For Release Sunday, July 27, 2008
More so than anyplace else, the shift is loudest and most visible in the nation’s cities, signalled by the steel on steel shriek of light rail and commuter lines carrying the most riders in 50 years.
And there’s a new buzz, too. The coffee shops and bars and lofts and shops and entrepreneurial businesses in Denver and Dallas, New York and Boston and dozens of cities in between, are being fired up by America’s bright, young, and ambitious people.
Meanwhile, the advent of $4 gas has triggered the biggest traffic downturn in a generation. Growing numbers of suburbanites sit in their McMansions’ great rooms clicking away on laptops, buying online instead of going to the mall.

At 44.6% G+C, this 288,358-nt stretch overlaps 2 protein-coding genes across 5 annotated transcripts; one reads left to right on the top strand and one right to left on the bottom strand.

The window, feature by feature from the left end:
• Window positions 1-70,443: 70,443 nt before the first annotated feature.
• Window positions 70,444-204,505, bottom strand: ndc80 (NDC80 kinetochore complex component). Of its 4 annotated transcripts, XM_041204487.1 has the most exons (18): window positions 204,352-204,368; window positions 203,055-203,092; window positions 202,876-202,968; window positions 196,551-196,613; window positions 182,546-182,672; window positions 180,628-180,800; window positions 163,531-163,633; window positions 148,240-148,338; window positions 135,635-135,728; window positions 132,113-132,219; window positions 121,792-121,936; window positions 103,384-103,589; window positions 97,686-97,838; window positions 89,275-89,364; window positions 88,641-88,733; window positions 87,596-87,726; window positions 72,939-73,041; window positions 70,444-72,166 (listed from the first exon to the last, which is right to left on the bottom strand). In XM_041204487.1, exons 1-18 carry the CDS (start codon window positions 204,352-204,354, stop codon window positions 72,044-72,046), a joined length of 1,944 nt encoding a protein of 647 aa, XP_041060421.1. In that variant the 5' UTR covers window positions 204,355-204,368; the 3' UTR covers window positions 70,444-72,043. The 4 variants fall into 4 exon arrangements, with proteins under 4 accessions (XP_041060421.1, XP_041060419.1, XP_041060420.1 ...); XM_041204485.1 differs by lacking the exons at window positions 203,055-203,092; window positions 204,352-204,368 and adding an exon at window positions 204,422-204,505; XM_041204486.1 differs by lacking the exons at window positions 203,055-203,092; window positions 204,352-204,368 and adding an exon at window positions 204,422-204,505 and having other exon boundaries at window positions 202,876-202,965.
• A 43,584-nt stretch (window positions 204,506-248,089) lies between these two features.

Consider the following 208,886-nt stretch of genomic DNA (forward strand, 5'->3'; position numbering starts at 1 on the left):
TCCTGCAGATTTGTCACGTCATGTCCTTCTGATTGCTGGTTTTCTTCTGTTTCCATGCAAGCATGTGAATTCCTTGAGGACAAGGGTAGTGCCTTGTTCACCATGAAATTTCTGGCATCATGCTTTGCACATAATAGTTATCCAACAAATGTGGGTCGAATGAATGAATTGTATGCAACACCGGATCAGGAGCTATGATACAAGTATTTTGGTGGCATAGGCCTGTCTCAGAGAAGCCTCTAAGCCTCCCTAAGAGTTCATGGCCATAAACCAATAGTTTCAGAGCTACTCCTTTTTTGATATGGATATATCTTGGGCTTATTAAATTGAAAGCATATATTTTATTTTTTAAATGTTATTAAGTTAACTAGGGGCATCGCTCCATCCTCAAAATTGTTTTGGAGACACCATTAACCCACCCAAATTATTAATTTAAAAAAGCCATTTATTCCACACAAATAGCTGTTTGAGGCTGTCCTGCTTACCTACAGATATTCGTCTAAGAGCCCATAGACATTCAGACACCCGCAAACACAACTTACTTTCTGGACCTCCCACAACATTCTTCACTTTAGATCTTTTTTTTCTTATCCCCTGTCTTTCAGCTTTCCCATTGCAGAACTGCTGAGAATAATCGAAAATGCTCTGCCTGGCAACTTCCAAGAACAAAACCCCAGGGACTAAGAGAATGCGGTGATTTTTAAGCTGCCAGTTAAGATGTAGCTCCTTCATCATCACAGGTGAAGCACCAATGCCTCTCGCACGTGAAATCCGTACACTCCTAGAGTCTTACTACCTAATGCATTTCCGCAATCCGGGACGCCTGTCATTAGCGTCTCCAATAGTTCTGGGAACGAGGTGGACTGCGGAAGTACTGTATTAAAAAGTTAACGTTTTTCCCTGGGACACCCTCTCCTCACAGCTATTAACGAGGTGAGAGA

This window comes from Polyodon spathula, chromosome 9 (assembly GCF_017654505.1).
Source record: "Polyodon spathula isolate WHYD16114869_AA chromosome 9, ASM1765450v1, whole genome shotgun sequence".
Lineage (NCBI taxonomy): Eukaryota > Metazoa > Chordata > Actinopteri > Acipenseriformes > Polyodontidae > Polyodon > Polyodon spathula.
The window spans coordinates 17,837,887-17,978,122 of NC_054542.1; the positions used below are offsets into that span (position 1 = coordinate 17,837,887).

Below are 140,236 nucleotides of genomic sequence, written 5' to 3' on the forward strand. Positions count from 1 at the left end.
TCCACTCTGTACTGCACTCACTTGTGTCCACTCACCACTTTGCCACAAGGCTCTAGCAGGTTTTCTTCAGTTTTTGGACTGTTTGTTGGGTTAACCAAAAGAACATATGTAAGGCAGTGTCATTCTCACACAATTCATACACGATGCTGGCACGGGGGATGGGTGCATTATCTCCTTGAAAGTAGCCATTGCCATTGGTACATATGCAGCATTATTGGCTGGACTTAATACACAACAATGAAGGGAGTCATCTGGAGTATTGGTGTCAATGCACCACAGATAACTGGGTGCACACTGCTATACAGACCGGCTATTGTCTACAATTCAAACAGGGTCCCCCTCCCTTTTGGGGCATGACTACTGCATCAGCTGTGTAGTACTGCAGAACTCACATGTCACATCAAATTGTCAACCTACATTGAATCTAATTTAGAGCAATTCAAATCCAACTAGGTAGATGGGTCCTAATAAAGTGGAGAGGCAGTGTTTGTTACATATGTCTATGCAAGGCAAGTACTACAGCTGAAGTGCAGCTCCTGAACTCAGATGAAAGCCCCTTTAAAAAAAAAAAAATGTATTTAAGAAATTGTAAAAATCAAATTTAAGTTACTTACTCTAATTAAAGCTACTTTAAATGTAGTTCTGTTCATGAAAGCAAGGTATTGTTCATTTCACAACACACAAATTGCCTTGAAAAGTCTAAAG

If the half century after World War II was the great age of the suburb, the first half of the 21st century is unfolding as the era of a stronger, more cohesive American citistate of combined center city and much more urban suburbs. Today’s economy, politics, and culture mirror that shift. The nation’s survival – our sustainability – will depend on it.